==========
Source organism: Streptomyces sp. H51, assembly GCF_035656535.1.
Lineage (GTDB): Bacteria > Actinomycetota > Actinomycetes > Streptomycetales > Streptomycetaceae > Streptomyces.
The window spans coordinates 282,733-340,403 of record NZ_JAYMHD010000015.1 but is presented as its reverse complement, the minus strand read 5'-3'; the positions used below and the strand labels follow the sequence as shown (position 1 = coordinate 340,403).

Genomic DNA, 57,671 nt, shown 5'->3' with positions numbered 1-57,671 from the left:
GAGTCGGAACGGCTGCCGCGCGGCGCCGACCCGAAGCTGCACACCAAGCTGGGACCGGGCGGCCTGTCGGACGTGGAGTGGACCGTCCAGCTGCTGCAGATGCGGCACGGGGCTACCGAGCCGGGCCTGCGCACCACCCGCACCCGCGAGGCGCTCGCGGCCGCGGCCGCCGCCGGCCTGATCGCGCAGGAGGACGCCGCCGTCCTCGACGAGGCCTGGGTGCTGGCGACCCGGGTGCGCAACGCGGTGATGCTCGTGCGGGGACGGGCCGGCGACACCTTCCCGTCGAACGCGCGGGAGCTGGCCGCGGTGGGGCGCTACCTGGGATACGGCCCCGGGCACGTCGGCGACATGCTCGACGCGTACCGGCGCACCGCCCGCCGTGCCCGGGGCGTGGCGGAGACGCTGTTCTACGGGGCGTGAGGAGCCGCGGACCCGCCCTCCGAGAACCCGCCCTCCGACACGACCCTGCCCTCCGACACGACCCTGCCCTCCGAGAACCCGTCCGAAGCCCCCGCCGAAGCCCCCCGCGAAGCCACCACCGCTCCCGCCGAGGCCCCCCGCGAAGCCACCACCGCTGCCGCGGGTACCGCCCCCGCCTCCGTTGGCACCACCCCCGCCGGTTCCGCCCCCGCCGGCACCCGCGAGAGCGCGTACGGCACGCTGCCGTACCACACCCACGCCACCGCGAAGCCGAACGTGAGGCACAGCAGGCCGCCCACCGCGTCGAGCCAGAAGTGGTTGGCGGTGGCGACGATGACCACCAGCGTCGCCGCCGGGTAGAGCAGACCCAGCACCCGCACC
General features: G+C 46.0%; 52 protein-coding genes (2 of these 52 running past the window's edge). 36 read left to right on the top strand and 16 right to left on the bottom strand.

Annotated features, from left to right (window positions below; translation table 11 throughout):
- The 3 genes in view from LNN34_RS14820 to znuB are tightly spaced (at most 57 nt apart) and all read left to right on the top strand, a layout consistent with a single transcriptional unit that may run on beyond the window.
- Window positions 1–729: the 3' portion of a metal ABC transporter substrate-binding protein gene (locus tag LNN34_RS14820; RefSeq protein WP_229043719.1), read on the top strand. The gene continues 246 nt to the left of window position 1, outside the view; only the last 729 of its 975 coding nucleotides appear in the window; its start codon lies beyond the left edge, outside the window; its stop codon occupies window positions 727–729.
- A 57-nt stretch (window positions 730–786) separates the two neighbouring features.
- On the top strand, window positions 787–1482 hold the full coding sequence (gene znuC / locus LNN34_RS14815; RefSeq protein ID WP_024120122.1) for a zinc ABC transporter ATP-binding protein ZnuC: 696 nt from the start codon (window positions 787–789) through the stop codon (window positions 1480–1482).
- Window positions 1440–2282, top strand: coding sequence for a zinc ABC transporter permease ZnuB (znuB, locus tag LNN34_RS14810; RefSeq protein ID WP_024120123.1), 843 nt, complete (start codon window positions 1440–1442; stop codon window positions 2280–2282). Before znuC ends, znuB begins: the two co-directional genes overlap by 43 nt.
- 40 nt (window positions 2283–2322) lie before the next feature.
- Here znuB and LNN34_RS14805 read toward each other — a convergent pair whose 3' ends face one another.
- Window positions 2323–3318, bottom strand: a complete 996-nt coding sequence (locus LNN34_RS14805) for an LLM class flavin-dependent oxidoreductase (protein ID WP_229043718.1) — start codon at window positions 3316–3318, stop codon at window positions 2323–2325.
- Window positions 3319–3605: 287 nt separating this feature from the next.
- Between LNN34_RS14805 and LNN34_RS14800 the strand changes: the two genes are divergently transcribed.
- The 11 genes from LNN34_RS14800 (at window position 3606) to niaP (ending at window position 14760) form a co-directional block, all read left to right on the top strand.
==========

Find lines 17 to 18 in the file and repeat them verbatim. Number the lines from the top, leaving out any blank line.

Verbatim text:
- Between LNN34_RS14805 and LNN34_RS14800 the strand changes: the two genes are divergently transcribed.
- The 11 genes from LNN34_RS14800 (at window position 3606) to niaP (ending at window position 14760) form a co-directional block, all read left to right on the top strand.